By Colin Fox
Ed Milliband's announcement this week that a future Labour Government would cap energy bills for 20 months has sent the right wing press into a shiver as they flaunt the notion he is a 'socialist'.
But the rest of us are well aware he is simply doing what Labour does most, vent the anger of ordinary people without offering any meaningful solution to their problems, in this case soaring energy bills and falling livings standards.
Polls now report that people worry more about paying their energy bills more than any other concern. They fear they will not be able to find the money to pay the outrageous sums now demanded.
And with good reason do they worry. Fuel poverty in Britain has soared in recent years because of a combination of factors. Rocketing gas and electricity bills are certainly a factor but so is the Con-Dem Governments 60% cut in the winter fuel allowance paid to pensioners.
'Red Ed' Miliband has noticeably not said he would restore that benefit. Indeed he is at pains to make clear he supports 90% of the ConDem cuts.
And he would insist on even more cuts he tells us if he ever took power. This is the same 'Red Ed' [sic] who took 6 months to promise to scrap the hated bedroom tax. The Scottish Socialist Party by contrast were able to give that promise from day one.
And not withstanding the predictable and faux 'shock, horror' reaction from the big six energy companies, the truth is Miliband's promise to cap these bills in three years time little and too late for the one in three families already living in fuel poverty. And it offers very little comfort indeed to rural Scots pensioner households for example [who are not even on the national gas grid] as 80% of them are already unable to afford to keep warm.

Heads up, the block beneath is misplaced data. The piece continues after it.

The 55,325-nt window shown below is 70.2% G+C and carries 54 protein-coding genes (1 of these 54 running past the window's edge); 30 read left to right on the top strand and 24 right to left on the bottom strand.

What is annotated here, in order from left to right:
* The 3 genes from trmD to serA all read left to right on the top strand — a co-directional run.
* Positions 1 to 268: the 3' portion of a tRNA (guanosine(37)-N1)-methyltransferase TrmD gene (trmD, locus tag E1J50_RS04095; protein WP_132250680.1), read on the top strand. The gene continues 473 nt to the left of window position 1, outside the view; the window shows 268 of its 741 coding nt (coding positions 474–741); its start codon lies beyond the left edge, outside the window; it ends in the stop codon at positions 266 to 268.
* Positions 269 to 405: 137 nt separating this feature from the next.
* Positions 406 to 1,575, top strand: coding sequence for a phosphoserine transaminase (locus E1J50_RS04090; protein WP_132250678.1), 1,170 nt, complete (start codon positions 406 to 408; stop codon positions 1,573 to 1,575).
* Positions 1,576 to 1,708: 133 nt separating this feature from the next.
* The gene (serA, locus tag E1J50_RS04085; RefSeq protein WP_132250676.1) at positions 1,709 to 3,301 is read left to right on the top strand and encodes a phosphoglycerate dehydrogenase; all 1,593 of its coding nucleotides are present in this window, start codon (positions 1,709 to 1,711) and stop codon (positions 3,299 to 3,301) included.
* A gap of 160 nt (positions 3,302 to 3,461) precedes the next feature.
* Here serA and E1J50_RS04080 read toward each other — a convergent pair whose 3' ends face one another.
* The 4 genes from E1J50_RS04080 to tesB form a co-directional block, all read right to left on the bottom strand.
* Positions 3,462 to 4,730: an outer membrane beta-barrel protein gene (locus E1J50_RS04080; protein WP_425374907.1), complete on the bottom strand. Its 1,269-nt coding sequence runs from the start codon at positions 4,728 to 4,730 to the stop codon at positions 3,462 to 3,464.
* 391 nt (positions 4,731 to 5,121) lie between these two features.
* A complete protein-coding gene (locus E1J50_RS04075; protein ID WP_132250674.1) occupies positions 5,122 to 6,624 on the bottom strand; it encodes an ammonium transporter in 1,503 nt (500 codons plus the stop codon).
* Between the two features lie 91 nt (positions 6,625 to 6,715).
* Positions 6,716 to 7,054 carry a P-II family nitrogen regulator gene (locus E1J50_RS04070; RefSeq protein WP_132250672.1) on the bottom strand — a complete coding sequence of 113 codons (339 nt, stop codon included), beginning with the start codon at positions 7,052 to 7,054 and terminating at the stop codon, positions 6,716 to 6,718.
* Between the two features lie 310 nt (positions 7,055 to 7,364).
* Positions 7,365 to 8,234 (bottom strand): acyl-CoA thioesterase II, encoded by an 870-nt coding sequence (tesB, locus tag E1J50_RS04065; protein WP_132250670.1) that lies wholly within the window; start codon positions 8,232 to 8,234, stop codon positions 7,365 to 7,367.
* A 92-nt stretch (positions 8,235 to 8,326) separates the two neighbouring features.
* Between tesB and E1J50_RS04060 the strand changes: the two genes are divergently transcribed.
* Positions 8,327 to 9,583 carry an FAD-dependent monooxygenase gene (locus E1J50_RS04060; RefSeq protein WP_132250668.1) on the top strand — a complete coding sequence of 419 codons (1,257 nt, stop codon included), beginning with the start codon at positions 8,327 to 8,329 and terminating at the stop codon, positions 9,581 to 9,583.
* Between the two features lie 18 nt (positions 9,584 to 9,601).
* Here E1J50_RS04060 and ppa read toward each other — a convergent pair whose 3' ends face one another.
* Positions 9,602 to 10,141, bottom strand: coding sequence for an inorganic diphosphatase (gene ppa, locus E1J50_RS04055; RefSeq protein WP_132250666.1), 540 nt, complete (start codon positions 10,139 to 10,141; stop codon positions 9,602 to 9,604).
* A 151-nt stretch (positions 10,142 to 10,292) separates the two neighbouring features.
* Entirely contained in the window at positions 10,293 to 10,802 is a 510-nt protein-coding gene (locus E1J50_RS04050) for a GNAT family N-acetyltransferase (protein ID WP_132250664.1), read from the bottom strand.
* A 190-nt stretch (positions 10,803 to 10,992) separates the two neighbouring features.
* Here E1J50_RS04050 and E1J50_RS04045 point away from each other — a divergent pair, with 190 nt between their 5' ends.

Energy bills have doubled in the past 5 years as incomes have fallen and this huge problem will take far more than Ed Milliband's future cap to solve. Scottish Socialist Party activists across Scotland have been campaigning on this issue for some time around 6 key demands;
This final demand is, of course, the one which Ed Miliband really ought to be championing, but shys away from completely. Like his Labour predecessors Brown and Blair, Miliband is utterly wedded to corporate neo-liberalism that means he advocates privatisation not public ownership and fuel poverty instead of adequate gas and electricity supplies for every human being.
Ed's no Red. But the SSP is.
Colin Fox is joint national spokesman for the SSP